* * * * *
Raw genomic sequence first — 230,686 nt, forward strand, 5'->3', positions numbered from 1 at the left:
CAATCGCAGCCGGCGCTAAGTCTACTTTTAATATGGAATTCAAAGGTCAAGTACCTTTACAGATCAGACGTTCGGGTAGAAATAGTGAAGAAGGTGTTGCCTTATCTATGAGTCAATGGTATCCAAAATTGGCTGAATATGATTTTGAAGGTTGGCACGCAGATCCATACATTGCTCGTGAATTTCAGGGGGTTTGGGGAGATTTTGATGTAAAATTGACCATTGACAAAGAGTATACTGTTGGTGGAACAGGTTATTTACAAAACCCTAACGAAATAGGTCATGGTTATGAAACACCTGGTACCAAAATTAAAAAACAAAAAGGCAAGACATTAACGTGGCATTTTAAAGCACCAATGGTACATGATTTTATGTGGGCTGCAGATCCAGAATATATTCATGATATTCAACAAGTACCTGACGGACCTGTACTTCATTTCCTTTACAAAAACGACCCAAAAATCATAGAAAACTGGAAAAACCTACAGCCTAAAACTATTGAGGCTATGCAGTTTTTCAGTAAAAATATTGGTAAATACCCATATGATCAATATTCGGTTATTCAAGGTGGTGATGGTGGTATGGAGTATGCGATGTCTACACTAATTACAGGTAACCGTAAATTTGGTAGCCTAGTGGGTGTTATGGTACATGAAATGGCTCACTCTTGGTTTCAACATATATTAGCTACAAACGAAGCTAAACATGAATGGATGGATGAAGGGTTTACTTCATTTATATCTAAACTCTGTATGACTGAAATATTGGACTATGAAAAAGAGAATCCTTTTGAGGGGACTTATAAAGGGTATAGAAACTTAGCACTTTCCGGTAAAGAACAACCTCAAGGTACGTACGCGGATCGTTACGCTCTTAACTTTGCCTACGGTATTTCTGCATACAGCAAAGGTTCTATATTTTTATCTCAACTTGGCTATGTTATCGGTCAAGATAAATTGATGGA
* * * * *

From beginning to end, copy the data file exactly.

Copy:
Raw genomic sequence first — 230,686 nt, forward strand, 5'->3', positions numbered from 1 at the left:
CAATCGCAGCCGGCGCTAAGTCTACTTTTAATATGGAATTCAAAGGTCAAGTACCTTTACAGATCAGACGTTCGGGTAGAAATAGTGAAGAAGGTGTTGCCTTATCTATGAGTCAATGGTATCCAAAATTGGCTGAATATGATTTTGAAGGTTGGCACGCAGATCCATACATTGCTCGTGAATTTCAGGGGGTTTGGGGAGATTTTGATGTAAAATTGACCATTGACAAAGAGTATACTGTTGGTGGAACAGGTTATTTACAAAACCCTAACGAAATAGGTCATGGTTATGAAACACCTGGTACCAAAATTAAAAAACAAAAAGGCAAGACATTAACGTGGCATTTTAAAGCACCAATGGTACATGATTTTATGTGGGCTGCAGATCCAGAATATATTCATGATATTCAACAAGTACCTGACGGACCTGTACTTCATTTCCTTTACAAAAACGACCCAAAAATCATAGAAAACTGGAAAAACCTACAGCCTAAAACTATTGAGGCTATGCAGTTTTTCAGTAAAAATATTGGTAAATACCCATATGATCAATATTCGGTTATTCAAGGTGGTGATGGTGGTATGGAGTATGCGATGTCTACACTAATTACAGGTAACCGTAAATTTGGTAGCCTAGTGGGTGTTATGGTACATGAAATGGCTCACTCTTGGTTTCAACATATATTAGCTACAAACGAAGCTAAACATGAATGGATGGATGAAGGGTTTACTTCATTTATATCTAAACTCTGTATGACTGAAATATTGGACTATGAAAAAGAGAATCCTTTTGAGGGGACTTATAAAGGGTATAGAAACTTAGCACTTTCCGGTAAAGAACAACCTCAAGGTACGTACGCGGATCGTTACGCTCTTAACTTTGCCTACGGTATTTCTGCATACAGCAAAGGTTCTATATTTTTATCTCAACTTGGCTATGTTATCGGTCAAGATAAATTGATGGA